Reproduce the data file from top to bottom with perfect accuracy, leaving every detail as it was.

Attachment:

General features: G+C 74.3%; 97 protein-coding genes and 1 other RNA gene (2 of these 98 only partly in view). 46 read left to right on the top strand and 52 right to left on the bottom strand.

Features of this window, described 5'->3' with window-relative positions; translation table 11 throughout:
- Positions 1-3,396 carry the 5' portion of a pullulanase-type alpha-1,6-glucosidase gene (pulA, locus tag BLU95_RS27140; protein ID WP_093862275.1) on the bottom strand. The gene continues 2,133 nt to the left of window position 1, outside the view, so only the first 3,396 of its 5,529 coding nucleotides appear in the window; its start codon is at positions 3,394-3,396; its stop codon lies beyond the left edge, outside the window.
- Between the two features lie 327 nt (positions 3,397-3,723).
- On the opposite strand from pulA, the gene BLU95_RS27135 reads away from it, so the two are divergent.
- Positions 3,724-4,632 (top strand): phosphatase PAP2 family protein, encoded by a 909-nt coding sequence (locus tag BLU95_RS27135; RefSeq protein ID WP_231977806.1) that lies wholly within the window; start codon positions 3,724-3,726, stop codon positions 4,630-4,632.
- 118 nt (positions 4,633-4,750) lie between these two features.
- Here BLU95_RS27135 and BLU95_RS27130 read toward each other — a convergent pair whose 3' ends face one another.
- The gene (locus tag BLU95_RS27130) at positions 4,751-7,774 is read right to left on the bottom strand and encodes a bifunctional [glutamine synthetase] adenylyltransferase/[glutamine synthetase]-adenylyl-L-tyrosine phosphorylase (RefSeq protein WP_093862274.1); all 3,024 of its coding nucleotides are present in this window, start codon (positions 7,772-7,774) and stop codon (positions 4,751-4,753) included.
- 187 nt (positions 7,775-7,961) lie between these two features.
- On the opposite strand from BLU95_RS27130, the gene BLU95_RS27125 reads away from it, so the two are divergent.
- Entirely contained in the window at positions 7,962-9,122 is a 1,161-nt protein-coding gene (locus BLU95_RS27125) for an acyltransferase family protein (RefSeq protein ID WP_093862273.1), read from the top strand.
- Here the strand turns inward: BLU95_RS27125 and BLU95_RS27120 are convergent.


General features: G+C 74.3%; 97 protein-coding genes and 1 other RNA gene (2 of these 98 only partly in view). 46 read left to right on the top strand and 52 right to left on the bottom strand.

Features of this window, described 5'->3' with window-relative positions; translation table 11 throughout:
- Positions 1-3,396 carry the 5' portion of a pullulanase-type alpha-1,6-glucosidase gene (pulA, locus tag BLU95_RS27140; protein ID WP_093862275.1) on the bottom strand. The gene continues 2,133 nt to the left of window position 1, outside the view, so only the first 3,396 of its 5,529 coding nucleotides appear in the window; its start codon is at positions 3,394-3,396; its stop codon lies beyond the left edge, outside the window.
- Between the two features lie 327 nt (positions 3,397-3,723).
- On the opposite strand from pulA, the gene BLU95_RS27135 reads away from it, so the two are divergent.
- Positions 3,724-4,632 (top strand): phosphatase PAP2 family protein, encoded by a 909-nt coding sequence (locus tag BLU95_RS27135; RefSeq protein ID WP_231977806.1) that lies wholly within the window; start codon positions 3,724-3,726, stop codon positions 4,630-4,632.
- 118 nt (positions 4,633-4,750) lie between these two features.
- Here BLU95_RS27135 and BLU95_RS27130 read toward each other — a convergent pair whose 3' ends face one another.
- The gene (locus tag BLU95_RS27130) at positions 4,751-7,774 is read right to left on the bottom strand and encodes a bifunctional [glutamine synthetase] adenylyltransferase/[glutamine synthetase]-adenylyl-L-tyrosine phosphorylase (RefSeq protein WP_093862274.1); all 3,024 of its coding nucleotides are present in this window, start codon (positions 7,772-7,774) and stop codon (positions 4,751-4,753) included.
- 187 nt (positions 7,775-7,961) lie between these two features.
- On the opposite strand from BLU95_RS27130, the gene BLU95_RS27125 reads away from it, so the two are divergent.
- Entirely contained in the window at positions 7,962-9,122 is a 1,161-nt protein-coding gene (locus BLU95_RS27125) for an acyltransferase family protein (RefSeq protein ID WP_093862273.1), read from the top strand.
- Here the strand turns inward: BLU95_RS27125 and BLU95_RS27120 are convergent.